Markets and macros | Youth unemployment, falling FDI, rising gold prices and more

April 8, 2024

We keep reading tons of interesting things, not all of which we share or write about. So, we figured, we’d share short summaries of what we are reading and tracking that you may find interesting.

Bad job

The International Labor Organization released the India Employment Report 2024, and it makes for a depressing read. The report notes that there were some modest improvements in employment numbers between 2000 and 2019, but COVID reversed much of this progress. Overall, despite whatever meager progress, India’s employment conditions are poor. It’s a 150 page report but here are few highlights that stood out to me:

  1. At a broad level, there has been a shift away from agricultural employment. The share of agriculture in total employment fell from 60% in 2010 to 42% in 2019. The share of construction and services rose from 23% in 2000 to 32% in 2019. Manufacturing employment was flat at 12-14%.
  2. Employment growth from 2000 to 2019 was stagnant. The increase in employment post-COVID is largely in agriculture. This shift, post-COVID, was due to the lack of employment opportunities.
  3. Nearly 90% of the workforce is informally employed, which is an indication of poor-quality employment.
  4. About 62% of unskilled casual agricultural workers and 70% of construction workers across India don’t earn daily wages.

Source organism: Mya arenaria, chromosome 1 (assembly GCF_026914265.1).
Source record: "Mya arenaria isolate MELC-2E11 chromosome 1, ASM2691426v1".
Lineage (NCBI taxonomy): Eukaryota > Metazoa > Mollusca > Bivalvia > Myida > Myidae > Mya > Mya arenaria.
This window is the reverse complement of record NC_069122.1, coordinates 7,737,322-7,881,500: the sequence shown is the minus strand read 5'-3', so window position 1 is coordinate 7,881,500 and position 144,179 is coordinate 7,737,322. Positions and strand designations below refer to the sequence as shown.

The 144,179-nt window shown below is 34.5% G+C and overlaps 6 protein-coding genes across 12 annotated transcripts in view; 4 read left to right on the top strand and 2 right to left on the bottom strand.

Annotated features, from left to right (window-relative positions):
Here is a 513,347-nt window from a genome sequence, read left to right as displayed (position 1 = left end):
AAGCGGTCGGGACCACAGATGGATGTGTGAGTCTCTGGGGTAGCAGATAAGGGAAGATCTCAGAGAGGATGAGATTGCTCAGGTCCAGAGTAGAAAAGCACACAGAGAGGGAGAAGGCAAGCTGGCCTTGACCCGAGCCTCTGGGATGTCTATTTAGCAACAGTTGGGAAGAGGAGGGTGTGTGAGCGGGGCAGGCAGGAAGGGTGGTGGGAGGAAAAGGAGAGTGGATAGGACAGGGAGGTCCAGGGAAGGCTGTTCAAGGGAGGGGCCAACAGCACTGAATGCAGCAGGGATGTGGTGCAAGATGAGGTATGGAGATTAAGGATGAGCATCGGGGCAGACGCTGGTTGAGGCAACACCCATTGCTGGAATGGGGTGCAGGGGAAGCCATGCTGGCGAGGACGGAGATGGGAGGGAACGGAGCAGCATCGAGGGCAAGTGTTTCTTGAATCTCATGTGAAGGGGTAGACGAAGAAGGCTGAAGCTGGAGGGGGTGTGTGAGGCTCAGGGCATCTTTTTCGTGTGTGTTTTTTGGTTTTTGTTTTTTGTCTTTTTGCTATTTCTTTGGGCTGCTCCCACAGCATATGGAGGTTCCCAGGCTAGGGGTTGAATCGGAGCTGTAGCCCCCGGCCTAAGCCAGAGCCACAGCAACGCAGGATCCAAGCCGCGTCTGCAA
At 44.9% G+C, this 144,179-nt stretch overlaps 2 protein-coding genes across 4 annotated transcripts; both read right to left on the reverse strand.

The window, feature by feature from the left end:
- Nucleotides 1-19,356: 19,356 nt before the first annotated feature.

5. Rising employee productivity due to technological advancements is contributing more to economic growth than new employment. This is the opposite of what India needs.
  6. Gig work has emerged as a new form of informal work and has the same drawbacks: no social safety provisions like healthcare, insurance, retirement savings etc.
  7. India has a decadal window to take advantage of the demographic dividend, with 7-8 million youths entering the labor force every year.
  8. The quality of youth employment is a problem and can be seen by the fact that the gap between earnings from wage employment and self-employment is small.
  9. Unemployment rate increased with education level and was highest among graduates, especially women.
  10. One in three young Indians are not in education, employment or training. The proportion of women with such status, at 48.4%, is disproportionately higher than men at 9.8%.

One interesting chart

The Chief Economic Adviser V Anantha Nageswaran made an interesting comment at the report’s release: that the government can’t solve all problems. Oh no!

US exceptionalism?!

The Economist published an article looking at the puzzle of elevated valuations of US markets. Measured by the cyclically adjusted price-to-earnings ratio (CAPE), the US market valuations have never been higher excluding 2022 and the dot-com bubble. The article looks at some potential reasons why investors are paying more for US earnings.

  1. The US is the home to new-age tech companies while Europe and other markets are dominated by old economy stocks.
  2. US markets are more dynamic than Europe and emerging markets.

Whether the US markets command a premium is an old debate. Emerging markets have underperformed developed markets since 2010 but they don’t always underperform developed markets – in fact, emerging markets outperformed them from 2001 to 2010.

The post-2010 underperformance was due to several structural and fundamental risk factors, like falling earnings, return on equity etc.